Sorting and ordering components to ensure efficient and effective laser cutting


In digital fabrication, nesting is the process of orientating parts effectively within a stock material or boundary box, whether it be with a laser cutter, CNC router or other method. A good designer takes time to nest their work efficiently as there are many positive outcomes to be achieved from investing time into this process.


Firstly, a group of parts spread across a sheet of material will mean that a whole sheet will be used in their production. If the same parts can be moved closer together, less material will be used that can be recycled for another job. If you are using the Laser Cutting and have multiple sheets, this will save you cut time and money if you can reduce the number of sheets your require. If you're using the CNC Router or Metal Laser Cutter this will lead to a cheaper job as the material cost is calculated on area used.

Tighter nesting of geometry will also mean that the machine has to move less distance in total to process your parts resulting in less cutting time incurred.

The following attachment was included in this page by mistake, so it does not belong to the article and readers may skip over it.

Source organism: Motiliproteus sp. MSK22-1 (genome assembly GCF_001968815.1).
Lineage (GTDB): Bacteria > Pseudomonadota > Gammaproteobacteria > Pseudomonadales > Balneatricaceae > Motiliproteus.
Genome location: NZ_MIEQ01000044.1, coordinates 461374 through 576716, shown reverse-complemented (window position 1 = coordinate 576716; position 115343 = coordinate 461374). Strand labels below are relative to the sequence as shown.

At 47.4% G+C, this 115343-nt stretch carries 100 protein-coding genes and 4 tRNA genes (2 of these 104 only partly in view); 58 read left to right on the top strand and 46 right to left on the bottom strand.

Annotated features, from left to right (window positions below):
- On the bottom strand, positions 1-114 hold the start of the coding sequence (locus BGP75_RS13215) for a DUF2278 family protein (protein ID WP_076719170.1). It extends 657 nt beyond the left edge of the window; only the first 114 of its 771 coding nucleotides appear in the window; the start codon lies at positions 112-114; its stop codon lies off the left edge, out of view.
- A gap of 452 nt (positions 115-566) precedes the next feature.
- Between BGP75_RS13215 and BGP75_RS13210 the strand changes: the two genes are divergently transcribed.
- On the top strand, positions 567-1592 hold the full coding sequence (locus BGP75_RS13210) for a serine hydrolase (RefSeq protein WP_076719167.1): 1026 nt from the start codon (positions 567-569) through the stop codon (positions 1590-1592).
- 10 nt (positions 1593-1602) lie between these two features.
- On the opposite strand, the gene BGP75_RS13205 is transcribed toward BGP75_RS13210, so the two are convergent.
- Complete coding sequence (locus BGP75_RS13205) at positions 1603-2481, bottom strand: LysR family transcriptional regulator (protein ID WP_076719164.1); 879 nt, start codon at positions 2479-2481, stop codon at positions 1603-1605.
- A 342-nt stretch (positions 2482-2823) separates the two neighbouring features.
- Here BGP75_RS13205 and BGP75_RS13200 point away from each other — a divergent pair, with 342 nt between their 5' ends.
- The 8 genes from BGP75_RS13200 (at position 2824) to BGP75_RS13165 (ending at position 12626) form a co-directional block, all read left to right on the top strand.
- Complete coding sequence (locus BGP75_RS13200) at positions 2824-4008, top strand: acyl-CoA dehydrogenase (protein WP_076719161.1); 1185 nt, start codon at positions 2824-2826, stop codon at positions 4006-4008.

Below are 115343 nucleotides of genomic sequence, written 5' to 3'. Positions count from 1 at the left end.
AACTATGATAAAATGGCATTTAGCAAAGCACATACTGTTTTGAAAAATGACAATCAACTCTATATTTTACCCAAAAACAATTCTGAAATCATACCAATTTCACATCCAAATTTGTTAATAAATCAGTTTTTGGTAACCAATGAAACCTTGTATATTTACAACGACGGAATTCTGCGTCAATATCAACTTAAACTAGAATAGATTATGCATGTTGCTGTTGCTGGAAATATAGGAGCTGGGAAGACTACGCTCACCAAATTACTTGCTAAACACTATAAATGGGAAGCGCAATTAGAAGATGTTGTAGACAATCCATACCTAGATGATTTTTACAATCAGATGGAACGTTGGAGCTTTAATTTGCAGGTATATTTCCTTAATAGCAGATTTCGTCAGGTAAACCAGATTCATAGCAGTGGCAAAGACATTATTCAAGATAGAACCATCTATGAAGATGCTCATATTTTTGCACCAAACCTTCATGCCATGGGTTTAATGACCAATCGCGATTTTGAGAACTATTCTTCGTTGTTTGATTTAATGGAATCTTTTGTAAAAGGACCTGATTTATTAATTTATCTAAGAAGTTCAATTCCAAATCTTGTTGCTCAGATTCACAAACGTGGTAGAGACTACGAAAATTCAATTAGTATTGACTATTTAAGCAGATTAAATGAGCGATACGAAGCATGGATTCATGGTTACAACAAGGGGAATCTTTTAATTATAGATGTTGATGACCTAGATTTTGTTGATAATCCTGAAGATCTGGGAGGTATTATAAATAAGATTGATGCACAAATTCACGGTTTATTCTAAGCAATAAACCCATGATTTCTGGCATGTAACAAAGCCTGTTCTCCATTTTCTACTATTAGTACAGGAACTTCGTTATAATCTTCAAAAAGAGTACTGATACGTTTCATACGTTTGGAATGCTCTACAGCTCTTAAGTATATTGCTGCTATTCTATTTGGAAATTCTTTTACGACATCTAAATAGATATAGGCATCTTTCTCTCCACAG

Inefficient nesting (left) and more efficient nesting (right)

Line Sharing

Parts that are similar in shape may be able to be joined together (and may even tessellate) for fabrication. This reduces the total amount of cut lines in the project which will result in shorter cutting time and lower final project cost.

This method of nesting is specific to the laser cutting process and is not applicable to CNC routing.

Material properties

Nesting efficiently can become a little more challenging when working with materials where surface properties are directional. For example, if you are cutting from plywood, you may want grain direction to orient a particular way on the final assembly.

If this is important, check the material you intend to use to ascertain the orientation of the grain and add a quick marker in your digital file to remind yourself of this fact while nesting.

This technique is applicable to any process, laser cutter or CNC router, where textures or grains might be apparent.